Fall time is Dry Fly time ... right ?? - Spey Pages
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post #1 of 14 (permalink) Old 10-15-2019, 05:15 PM Thread Starter
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Fall time is Dry Fly time ... right ??

As I continue my journey in using the dry line more often, I'm finding that it can open more doors than expected
I brought my dry line to the fall salar hunt this year again and while my posse went on using the sunk lines, I tied on a big Carter's bug and decided to dead float a dry over top the pooling salar.



This bug was tied by one of the fishiest salar chasers that I have ever met, Glenn Roberts, a native of PEI and often resident of Cape Breton. Big and ugly is the way to go if you want to see quick results he said.

Quick results was right !! Just too bad it wasn't a salar this time ...





A big male brookie, in full spawning colours and a huge "hump" and kype. The photo really doesn't depict the fish, we estimated it at over 7lbs. About 6lbs better than my personal best
This fish was pooling in with salmon. Prior to hooking, two salmon between 15 and 18lbs jumped within the same pool and a very large salmon porpoised in the middle of the pool ... it was really big !!

Hoping to continue the dry fly trend this fall in my home river. This might be the year of a full take on top


Mike

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post #2 of 14 (permalink) Old 10-15-2019, 05:53 PM
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beautiful brookie!! can't wait to hear some more from this trip if this is just the appetizer, cameron
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post #3 of 14 (permalink) Old 10-15-2019, 06:06 PM Thread Starter
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Hey thanks Cameron
It was one of the most exciting takes I have ever witnessed. The first cast was the experiment. The fly dead-drifted and then went under drag and caused a "V", which attracted the dark shadows under the fly ... but no take. The second cast was the final. I quickly placed drag on the line and the shadows re-appeared, then quickly switching back over to drag free. I fed line to the drifting bug and a small nudge, then WHAM !!! Big boil sucking the big bug under and I felt the weight immediately, the battle was on !! First roll on top had me wondering what a red stripe was doing on a salmon. The brookie fought hard and bull dogged the whole time keeping me wondering about the stripe. Then during net time it revealed it's identity, a big brookie with insane amount of pulling force ... a very worthy opponent !!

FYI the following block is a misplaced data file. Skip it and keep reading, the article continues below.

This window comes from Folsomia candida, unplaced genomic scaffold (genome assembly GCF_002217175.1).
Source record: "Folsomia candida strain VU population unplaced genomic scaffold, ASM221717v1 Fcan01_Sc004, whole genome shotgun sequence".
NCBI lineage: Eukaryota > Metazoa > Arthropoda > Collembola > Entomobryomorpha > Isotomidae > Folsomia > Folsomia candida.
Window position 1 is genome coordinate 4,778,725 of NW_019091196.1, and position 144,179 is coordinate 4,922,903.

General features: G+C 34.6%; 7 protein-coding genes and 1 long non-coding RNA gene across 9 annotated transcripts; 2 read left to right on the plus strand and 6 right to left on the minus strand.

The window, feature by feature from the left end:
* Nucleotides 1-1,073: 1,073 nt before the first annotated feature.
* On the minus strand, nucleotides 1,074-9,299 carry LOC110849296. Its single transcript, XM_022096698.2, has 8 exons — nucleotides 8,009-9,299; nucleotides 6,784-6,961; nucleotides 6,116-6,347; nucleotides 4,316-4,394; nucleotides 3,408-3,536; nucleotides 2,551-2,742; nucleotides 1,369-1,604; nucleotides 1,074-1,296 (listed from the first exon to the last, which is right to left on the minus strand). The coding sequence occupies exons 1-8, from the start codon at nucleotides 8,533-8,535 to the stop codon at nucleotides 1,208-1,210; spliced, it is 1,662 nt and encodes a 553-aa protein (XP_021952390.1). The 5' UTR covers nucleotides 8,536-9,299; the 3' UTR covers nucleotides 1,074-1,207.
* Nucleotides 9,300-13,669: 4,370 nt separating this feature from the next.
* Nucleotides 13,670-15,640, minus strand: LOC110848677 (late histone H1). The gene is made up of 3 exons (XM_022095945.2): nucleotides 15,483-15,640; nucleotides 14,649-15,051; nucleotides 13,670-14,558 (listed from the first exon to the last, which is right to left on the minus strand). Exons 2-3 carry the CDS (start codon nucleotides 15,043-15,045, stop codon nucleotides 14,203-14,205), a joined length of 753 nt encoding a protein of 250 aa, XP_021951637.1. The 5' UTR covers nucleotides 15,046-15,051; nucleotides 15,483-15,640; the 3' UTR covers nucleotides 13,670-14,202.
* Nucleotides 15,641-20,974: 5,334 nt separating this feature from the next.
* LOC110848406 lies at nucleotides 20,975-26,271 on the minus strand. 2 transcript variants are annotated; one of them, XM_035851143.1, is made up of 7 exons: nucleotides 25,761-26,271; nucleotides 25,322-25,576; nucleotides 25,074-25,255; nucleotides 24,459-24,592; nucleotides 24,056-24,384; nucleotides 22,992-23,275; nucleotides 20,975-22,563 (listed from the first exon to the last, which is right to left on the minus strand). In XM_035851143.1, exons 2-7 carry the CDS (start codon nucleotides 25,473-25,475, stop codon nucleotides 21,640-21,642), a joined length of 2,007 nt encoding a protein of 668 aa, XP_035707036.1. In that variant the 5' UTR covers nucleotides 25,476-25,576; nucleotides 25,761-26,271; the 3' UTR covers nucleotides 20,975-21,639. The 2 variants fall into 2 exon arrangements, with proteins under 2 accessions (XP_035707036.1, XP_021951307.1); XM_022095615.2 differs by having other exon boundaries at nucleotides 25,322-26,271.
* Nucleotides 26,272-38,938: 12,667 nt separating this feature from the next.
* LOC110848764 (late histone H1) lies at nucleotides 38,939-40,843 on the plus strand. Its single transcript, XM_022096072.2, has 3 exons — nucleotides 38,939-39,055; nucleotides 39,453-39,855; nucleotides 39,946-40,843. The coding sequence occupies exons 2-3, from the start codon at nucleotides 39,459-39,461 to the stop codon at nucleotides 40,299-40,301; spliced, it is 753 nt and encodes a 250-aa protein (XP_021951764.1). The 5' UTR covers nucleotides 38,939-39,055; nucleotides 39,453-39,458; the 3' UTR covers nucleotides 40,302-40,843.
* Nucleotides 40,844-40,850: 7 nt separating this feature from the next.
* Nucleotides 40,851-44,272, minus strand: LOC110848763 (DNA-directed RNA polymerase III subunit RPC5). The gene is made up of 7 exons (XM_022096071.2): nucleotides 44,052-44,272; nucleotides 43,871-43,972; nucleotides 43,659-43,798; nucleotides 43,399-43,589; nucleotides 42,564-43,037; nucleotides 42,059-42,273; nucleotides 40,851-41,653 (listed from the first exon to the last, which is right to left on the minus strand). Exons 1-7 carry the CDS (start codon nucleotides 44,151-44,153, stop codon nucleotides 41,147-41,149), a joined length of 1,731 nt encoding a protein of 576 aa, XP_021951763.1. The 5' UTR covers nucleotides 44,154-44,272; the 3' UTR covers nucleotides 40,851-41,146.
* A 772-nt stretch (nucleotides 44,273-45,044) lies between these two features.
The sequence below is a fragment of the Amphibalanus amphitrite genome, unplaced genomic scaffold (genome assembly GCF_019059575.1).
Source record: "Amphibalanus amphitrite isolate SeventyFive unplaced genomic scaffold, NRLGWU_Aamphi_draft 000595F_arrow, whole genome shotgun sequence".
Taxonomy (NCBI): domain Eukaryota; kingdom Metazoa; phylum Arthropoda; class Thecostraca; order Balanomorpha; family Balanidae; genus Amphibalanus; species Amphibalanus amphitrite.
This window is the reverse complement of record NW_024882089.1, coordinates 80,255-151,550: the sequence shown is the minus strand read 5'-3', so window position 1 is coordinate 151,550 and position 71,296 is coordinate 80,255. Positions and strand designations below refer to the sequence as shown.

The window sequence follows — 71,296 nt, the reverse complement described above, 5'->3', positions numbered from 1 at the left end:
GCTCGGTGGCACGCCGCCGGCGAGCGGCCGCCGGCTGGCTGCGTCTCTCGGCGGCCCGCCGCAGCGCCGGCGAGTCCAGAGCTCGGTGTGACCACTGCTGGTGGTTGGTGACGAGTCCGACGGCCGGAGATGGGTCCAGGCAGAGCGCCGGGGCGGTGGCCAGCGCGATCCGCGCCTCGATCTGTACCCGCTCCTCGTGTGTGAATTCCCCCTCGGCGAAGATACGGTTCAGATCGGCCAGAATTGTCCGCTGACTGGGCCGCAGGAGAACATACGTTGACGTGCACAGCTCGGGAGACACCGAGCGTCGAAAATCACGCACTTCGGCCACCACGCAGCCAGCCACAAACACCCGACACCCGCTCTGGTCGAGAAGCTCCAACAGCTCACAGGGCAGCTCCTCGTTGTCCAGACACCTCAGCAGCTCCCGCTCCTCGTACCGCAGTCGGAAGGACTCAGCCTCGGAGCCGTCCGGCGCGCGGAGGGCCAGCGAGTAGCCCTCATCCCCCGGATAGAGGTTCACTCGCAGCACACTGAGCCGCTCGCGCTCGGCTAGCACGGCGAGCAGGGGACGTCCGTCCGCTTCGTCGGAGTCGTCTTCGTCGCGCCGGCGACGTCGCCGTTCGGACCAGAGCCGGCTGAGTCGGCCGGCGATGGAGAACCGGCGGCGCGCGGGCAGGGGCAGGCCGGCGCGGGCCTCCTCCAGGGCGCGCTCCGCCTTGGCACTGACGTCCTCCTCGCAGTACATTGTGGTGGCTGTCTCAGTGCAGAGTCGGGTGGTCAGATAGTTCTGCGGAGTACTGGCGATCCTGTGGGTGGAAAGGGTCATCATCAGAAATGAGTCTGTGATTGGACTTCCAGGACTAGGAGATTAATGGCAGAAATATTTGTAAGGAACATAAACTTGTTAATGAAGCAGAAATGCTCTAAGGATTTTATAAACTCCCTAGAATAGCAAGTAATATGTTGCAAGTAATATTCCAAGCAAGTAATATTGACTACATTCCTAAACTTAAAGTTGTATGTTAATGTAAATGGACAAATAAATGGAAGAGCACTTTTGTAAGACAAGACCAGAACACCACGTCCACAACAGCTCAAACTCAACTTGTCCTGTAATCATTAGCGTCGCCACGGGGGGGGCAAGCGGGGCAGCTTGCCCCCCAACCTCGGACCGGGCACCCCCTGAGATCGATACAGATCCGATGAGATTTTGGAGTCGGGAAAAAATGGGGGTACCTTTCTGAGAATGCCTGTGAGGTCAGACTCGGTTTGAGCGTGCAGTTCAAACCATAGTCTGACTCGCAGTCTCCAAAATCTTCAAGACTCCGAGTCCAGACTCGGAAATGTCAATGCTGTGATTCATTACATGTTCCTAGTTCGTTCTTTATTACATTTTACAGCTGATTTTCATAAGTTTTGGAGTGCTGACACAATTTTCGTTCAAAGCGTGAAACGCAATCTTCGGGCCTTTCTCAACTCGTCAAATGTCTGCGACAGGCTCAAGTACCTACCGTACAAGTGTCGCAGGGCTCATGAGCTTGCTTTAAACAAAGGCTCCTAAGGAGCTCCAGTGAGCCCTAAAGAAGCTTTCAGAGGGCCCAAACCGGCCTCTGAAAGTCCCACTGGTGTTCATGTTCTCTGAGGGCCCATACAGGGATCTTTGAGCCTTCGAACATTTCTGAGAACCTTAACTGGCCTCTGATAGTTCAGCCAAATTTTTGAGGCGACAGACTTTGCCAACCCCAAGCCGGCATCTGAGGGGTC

Mike
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post #4 of 14 (permalink) Old 10-15-2019, 06:11 PM
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wow, that's awesome, my biggest is about a 12"er, and it was a beast of a take, to finish a super slam in the rockies, one day i would love to get out east and get one of those bigger native variations, cameron
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post #5 of 14 (permalink) Old 10-16-2019, 03:56 AM
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Pretty awesome account of a dryfly take! I find it noteworthy that the "V wake" heightens the fish curiosity. Great report, Brother.
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post #6 of 14 (permalink) Old 10-16-2019, 07:41 AM Thread Starter
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Pretty awesome account of a dryfly take! I find it noteworthy that the "V wake" heightens the fish curiosity. Great report, Brother.
I have yet to have a salmon take during the "V wake". They don't seem to commit, just curious. I have given some of Todd's Wangs away to a few friends to try waking up a salmon, so far I have yet to hear of success. But the experiment is still on going


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post #7 of 14 (permalink) Old 10-16-2019, 11:12 PM
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Wow! What a beautiful box of smarties!
And on a dry!!